He had run his dogs over this ice trail many times. The ice, favored by both dogmushers and snowmachiners, always made a nice smooth trail. Cape Nome jutted directly out into the Bering Sea’s Norton Sound in deep water, making it hard to get around the cape without going out onto the ice to avoid the nearly impassable huge granite boulders along shore.

Just the night before, my son had used this same trail to transport his younger brother to their camp at Nuuk some 20 miles east of Nome. He was returning alone the following day for more supplies.

On this early February day, the sun would not be rising until almost 11 a.m. My son peered through the inky blackness, barely able to distinguish the ghostly shapes of the snow-covered ice hummocks in the distance. The dogs knew the trail well, though, and their driver was confident in. their ability. No sign of danger offered any reason to fear for their safety this day.

As my son rounded Cape Nome, the horizon expanded, diffused in a reddish orangy pink glow. The cold winter sun would soon be rising for a brief few hours. The wind freshened. He felt the chill on his exposed face, so he quickly adjusted the wolverine ruff on his parka to curl closer around his face. He called the dogs up to hurry them along.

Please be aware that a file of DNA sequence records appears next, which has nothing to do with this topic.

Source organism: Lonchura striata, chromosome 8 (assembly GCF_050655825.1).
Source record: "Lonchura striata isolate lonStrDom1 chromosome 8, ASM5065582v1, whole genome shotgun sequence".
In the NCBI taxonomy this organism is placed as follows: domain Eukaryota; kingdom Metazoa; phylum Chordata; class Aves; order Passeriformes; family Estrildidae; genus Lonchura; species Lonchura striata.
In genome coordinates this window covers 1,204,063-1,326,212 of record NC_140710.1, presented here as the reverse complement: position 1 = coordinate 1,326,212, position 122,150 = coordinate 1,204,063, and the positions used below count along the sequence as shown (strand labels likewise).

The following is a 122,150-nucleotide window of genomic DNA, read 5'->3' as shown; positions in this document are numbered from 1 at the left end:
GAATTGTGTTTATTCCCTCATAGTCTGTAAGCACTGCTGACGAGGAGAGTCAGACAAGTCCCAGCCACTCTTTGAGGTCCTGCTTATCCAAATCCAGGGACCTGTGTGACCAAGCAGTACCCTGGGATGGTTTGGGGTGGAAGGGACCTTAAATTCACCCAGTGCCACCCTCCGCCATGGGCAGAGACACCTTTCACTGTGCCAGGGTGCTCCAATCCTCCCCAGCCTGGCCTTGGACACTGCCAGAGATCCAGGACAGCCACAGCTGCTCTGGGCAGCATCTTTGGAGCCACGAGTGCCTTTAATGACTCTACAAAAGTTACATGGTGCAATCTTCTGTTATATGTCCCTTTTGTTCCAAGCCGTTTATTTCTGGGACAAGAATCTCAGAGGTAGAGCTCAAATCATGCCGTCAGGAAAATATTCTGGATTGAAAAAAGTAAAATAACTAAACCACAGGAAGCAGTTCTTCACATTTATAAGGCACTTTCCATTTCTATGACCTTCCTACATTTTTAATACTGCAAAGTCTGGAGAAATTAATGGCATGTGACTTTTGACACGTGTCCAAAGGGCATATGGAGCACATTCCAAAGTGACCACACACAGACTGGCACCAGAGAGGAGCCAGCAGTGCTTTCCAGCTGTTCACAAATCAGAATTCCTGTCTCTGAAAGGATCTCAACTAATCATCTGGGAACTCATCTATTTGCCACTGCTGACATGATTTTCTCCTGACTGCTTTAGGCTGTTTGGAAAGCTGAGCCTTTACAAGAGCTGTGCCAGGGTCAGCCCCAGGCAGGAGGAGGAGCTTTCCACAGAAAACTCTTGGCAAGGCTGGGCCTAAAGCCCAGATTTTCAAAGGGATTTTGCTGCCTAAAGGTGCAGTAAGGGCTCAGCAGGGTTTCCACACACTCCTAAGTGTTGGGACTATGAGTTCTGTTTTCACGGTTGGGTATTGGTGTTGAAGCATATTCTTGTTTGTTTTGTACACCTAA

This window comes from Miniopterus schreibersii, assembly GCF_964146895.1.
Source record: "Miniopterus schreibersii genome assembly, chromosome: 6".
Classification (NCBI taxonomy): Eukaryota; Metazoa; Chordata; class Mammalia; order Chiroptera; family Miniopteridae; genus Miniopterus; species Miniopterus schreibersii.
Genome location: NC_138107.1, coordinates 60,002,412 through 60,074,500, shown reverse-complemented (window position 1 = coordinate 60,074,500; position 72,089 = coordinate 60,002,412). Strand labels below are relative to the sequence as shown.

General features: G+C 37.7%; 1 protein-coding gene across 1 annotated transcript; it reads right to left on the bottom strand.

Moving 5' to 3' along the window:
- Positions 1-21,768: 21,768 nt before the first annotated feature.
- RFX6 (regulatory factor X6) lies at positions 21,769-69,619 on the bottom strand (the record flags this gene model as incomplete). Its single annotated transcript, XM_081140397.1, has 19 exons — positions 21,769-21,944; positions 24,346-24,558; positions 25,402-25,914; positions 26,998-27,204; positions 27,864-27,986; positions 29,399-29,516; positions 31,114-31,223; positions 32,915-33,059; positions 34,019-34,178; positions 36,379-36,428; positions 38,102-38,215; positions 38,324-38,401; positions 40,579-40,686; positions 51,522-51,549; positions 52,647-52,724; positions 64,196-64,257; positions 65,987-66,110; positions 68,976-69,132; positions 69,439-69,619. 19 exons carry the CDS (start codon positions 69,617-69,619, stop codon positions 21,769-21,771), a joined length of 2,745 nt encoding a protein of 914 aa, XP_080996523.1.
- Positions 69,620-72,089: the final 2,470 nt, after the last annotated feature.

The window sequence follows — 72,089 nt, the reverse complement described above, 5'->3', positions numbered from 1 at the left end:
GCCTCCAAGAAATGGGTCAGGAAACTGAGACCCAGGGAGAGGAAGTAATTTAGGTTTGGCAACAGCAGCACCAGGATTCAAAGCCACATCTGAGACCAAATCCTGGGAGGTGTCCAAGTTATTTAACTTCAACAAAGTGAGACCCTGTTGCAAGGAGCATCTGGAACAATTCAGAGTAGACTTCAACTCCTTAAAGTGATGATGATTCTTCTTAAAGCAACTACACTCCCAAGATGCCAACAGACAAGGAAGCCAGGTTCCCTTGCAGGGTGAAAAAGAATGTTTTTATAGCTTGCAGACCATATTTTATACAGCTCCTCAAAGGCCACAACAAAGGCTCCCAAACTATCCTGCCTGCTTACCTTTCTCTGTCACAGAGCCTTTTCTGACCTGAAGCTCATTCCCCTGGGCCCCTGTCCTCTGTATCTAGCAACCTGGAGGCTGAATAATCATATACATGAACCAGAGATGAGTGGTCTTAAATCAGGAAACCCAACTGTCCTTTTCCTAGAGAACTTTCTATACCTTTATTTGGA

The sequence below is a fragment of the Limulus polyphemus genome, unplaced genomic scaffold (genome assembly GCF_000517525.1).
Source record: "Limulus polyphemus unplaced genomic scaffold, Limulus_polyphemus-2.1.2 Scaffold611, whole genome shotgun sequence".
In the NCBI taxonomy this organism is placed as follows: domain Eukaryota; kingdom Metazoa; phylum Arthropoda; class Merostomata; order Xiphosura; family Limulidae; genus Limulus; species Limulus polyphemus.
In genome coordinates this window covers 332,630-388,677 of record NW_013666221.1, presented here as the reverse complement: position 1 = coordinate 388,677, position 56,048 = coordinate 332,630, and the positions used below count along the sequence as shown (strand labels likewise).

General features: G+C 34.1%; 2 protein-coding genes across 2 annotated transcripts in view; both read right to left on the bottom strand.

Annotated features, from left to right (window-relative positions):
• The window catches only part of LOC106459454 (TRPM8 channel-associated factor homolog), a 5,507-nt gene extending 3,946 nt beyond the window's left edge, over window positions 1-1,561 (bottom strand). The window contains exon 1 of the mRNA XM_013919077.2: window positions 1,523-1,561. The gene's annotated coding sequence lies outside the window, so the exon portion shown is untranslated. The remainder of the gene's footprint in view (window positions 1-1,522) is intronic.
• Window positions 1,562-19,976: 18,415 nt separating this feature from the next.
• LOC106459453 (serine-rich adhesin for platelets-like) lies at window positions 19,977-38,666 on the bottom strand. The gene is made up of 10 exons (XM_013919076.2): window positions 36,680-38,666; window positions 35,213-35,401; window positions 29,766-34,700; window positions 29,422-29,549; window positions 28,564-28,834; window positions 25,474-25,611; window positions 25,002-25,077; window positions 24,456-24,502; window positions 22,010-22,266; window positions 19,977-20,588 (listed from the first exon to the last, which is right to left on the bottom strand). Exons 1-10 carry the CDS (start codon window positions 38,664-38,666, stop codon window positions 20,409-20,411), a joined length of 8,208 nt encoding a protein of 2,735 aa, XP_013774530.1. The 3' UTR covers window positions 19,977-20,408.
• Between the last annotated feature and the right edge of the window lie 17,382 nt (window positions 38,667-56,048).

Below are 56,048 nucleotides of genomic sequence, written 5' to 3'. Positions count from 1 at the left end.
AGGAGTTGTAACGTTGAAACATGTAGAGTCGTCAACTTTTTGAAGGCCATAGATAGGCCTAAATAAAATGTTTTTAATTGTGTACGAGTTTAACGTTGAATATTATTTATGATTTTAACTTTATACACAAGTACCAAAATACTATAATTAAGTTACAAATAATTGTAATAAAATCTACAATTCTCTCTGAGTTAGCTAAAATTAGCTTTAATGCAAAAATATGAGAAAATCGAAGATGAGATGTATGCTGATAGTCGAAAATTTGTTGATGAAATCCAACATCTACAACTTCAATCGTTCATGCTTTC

Every so often my son pushed with his foot to give the dogs a little help. Something didn’t feel quite right, though. His foot felt like it was sinking slightly with each pump. Casually, he glanced back at his trail. With alarm mounting, he could see water welling up from his footprints. He was on thin ice!

“ Gee! Gee!” my son yelled at his leaders, commanding a turn to the right toward the solid shore. The dogs did turn sharply, but the runners dug in, and the sled carrying the musher plunged into the icy waters, dragging the back four dogs with it.

My son tried desperately to crawl up onto the thin ice, but it kept breaking under him. Panic hit. He lunged and thrashed with his young dogs in the freezing water, as the other dogs looked on helplessly. Cold and shock numbed his body and slowed his movements. He was becoming increasingly weaker. Despite all his frantic effort, my son managed to calm himself. He tried to think rationally.